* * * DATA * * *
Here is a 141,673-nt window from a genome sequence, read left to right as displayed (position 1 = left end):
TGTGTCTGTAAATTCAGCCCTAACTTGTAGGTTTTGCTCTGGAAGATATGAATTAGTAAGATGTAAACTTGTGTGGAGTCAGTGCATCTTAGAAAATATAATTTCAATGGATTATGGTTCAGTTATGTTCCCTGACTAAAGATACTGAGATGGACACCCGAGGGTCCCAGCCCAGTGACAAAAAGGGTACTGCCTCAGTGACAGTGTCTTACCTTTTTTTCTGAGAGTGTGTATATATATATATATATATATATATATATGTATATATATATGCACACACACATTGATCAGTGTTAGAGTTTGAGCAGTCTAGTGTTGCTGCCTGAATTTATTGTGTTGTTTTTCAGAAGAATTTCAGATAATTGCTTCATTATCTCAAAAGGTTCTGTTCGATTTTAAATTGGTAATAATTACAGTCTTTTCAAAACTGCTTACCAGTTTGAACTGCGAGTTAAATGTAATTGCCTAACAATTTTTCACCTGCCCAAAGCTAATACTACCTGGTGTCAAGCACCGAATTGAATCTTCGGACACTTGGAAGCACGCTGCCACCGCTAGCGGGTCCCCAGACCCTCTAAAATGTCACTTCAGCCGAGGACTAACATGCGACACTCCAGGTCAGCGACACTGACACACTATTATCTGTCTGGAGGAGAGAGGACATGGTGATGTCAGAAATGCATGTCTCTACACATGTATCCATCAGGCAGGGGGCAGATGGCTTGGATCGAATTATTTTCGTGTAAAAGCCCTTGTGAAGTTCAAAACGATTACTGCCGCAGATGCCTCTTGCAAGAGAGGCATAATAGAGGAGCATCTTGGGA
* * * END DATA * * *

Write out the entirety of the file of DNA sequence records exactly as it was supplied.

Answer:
Here is a 141,673-nt window from a genome sequence, read left to right as displayed (position 1 = left end):
TGTGTCTGTAAATTCAGCCCTAACTTGTAGGTTTTGCTCTGGAAGATATGAATTAGTAAGATGTAAACTTGTGTGGAGTCAGTGCATCTTAGAAAATATAATTTCAATGGATTATGGTTCAGTTATGTTCCCTGACTAAAGATACTGAGATGGACACCCGAGGGTCCCAGCCCAGTGACAAAAAGGGTACTGCCTCAGTGACAGTGTCTTACCTTTTTTTCTGAGAGTGTGTATATATATATATATATATATATATATATGTATATATATATGCACACACACATTGATCAGTGTTAGAGTTTGAGCAGTCTAGTGTTGCTGCCTGAATTTATTGTGTTGTTTTTCAGAAGAATTTCAGATAATTGCTTCATTATCTCAAAAGGTTCTGTTCGATTTTAAATTGGTAATAATTACAGTCTTTTCAAAACTGCTTACCAGTTTGAACTGCGAGTTAAATGTAATTGCCTAACAATTTTTCACCTGCCCAAAGCTAATACTACCTGGTGTCAAGCACCGAATTGAATCTTCGGACACTTGGAAGCACGCTGCCACCGCTAGCGGGTCCCCAGACCCTCTAAAATGTCACTTCAGCCGAGGACTAACATGCGACACTCCAGGTCAGCGACACTGACACACTATTATCTGTCTGGAGGAGAGAGGACATGGTGATGTCAGAAATGCATGTCTCTACACATGTATCCATCAGGCAGGGGGCAGATGGCTTGGATCGAATTATTTTCGTGTAAAAGCCCTTGTGAAGTTCAAAACGATTACTGCCGCAGATGCCTCTTGCAAGAGAGGCATAATAGAGGAGCATCTTGGGA